Puri: Shrikhetra is famous all over the world for the temple of Lord Jagannath and its colourful beaches. Before the advent of Covid-19, this pilgrim city was a haven for tourists from all parts of the world. There were many who came to pay obeisance at the Srimandir, others arrived to enjoy the ambience as well as the delicacies that titillate the taste buds. This city is famous for its authentic varieties of food… with Khaja being one such gem.
Khaja is also called ‘Feni’. A trip to Puri is incomplete without packing home some ‘Mahaprasad’ and Khaja. The residents of Puri also send this delicacy to all parts of India in packed boxes made of palm leaves to their near and dear ones.
Khaja is a part of the dry prasad that is offered to Lord Jagannath and involves a unique method of preparation. Refined flour, ghee, sugar and oil are used to prepare Khaja. First, oil or ghee is added to the flour and mixed well to prepare the dough. It is then divided into small balls and rolled. The balls are rolled back again in layers to give them the desired shape. They are then deep fried in oil or ghee on medium flame until they turn golden brown on both the sides. Once they cool down, they are dipped into sugar syrup and filtered.
There are different varieties of Khaja, depending on the taste and shape. Among them are Gedi Khaja, Medium Khaja, So Khaja, Big Khaja and Chalu Khaja. The cost ranges from Rs 40 to Rs 500 per kilogram.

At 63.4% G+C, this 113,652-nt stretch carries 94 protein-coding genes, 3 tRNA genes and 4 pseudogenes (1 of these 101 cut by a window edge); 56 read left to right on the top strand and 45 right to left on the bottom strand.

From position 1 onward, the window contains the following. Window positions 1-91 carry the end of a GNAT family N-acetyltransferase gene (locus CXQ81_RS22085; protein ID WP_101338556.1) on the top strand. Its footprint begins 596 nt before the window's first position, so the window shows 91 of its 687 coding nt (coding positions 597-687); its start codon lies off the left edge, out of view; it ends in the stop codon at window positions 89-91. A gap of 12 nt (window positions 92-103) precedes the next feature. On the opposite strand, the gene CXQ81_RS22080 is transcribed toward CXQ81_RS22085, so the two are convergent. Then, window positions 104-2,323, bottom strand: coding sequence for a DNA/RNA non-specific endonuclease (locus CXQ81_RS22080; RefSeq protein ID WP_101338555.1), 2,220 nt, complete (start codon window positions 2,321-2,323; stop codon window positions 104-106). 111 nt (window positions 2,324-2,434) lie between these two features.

The localities around Srimandir and Swargadwar have a number of Khaja shops always bustling with activity as customers throng to buy and taste the delicacy. More than 10,000 people are directly and indirectly involved in the business.
Among the popular Khaja shops in this city are Narasimha Sweets, Taste and Twist, Maa Dakshin Kali Sweets, Lakshmi Narasimha Khaja Shop, Bhagwati, Jagannath and Jagabaliya.
Although the Khaja business is a year-long booming business, it is now facing dark days due to the advent of the pandemic and the subsequent phases of lockdown that came with it. Nevertheless, shop owners are hopeful that the business will improve with the influx of devotees and tourists once the threat of corona virus recedes.